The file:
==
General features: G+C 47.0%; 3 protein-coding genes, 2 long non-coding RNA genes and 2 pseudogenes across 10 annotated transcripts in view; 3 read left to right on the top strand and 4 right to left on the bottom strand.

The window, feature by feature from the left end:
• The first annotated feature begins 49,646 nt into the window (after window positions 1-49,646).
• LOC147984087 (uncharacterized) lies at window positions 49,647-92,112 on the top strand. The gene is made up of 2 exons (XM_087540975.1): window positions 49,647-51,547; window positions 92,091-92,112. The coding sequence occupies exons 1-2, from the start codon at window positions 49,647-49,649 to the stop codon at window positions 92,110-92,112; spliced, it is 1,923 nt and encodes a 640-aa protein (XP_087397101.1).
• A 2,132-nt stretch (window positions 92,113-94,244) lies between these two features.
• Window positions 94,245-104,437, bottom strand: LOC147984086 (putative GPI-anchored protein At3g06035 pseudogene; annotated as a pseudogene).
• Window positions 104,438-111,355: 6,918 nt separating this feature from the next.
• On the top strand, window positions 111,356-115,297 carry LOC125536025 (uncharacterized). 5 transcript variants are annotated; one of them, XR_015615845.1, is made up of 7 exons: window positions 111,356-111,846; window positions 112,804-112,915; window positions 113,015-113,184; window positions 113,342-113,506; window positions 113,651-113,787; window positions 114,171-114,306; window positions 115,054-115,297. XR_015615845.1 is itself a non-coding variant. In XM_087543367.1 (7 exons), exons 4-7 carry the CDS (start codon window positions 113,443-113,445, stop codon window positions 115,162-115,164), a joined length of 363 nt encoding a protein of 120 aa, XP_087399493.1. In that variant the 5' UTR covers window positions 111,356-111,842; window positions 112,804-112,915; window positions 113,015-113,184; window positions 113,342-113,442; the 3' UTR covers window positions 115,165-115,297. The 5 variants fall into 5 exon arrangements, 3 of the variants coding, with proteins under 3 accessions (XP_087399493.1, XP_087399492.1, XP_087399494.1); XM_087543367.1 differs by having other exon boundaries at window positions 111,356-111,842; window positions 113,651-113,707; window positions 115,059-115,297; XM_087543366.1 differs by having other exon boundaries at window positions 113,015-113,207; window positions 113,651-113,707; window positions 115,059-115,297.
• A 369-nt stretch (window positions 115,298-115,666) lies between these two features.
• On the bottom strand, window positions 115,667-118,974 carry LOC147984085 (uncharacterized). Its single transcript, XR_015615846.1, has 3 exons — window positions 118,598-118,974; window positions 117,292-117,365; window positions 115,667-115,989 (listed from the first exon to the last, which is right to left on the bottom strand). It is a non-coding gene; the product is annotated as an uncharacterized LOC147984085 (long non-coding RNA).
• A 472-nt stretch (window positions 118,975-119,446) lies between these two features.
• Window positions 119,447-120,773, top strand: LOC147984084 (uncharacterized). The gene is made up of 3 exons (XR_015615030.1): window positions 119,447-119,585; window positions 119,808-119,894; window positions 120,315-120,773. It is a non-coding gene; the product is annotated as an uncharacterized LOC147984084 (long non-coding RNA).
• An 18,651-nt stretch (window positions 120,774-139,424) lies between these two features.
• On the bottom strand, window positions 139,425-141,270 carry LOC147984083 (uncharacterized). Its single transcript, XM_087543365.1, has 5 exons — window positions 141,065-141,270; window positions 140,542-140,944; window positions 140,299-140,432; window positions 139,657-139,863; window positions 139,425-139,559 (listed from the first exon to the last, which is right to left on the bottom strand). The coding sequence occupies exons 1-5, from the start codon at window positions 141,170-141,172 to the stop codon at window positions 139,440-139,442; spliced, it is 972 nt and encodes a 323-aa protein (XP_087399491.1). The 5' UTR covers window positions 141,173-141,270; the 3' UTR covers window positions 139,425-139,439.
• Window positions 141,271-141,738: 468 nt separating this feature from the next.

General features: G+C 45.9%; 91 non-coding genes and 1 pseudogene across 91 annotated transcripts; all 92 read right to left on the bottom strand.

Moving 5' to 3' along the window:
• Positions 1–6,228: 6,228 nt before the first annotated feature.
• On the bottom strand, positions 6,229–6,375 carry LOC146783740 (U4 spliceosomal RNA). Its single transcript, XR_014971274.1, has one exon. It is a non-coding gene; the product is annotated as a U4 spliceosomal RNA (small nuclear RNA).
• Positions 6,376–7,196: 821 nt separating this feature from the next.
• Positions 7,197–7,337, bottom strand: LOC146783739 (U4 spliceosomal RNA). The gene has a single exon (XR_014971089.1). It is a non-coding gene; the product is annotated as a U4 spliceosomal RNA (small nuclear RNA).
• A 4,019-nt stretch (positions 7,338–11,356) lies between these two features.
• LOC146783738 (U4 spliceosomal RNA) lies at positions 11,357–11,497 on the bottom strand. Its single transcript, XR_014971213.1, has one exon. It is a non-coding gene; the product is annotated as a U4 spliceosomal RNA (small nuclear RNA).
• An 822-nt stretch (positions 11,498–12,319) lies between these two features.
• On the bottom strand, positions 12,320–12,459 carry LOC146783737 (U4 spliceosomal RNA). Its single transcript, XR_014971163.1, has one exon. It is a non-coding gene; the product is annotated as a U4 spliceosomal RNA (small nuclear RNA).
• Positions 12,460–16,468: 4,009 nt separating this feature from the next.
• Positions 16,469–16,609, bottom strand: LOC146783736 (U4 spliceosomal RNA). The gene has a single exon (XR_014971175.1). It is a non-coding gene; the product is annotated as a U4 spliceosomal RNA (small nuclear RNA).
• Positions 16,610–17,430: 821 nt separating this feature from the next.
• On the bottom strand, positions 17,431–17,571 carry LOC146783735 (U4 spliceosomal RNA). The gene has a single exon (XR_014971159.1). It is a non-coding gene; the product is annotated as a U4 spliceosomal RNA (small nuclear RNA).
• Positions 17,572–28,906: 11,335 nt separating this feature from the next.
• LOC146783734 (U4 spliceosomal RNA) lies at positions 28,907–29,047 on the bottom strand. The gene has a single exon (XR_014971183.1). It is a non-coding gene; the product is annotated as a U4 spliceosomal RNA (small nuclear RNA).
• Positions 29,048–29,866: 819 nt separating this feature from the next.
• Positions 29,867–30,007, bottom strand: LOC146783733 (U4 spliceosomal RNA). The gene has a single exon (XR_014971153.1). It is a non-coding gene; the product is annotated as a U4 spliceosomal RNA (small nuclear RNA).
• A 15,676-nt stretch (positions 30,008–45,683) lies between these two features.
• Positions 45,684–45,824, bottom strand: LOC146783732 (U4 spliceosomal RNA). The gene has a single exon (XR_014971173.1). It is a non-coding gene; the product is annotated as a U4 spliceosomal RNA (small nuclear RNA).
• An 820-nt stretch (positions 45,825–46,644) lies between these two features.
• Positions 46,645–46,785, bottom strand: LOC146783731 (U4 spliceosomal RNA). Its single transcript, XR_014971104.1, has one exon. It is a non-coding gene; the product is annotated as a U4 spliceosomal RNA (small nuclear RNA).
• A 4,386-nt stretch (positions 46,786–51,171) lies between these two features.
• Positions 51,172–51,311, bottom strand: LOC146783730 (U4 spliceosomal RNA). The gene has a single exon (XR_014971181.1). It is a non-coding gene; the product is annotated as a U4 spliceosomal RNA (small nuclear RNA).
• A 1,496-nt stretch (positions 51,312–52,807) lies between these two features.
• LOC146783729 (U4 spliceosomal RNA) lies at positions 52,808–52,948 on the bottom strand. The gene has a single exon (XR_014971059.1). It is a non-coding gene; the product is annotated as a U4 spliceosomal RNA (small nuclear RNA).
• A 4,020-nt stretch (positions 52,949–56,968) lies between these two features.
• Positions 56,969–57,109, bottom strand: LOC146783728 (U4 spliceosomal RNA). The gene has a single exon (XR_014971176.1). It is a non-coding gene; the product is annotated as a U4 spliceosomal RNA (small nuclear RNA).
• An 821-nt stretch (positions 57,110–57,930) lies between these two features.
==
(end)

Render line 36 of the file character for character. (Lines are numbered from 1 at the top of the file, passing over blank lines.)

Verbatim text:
• An 820-nt stretch (positions 45,825–46,644) lies between these two features.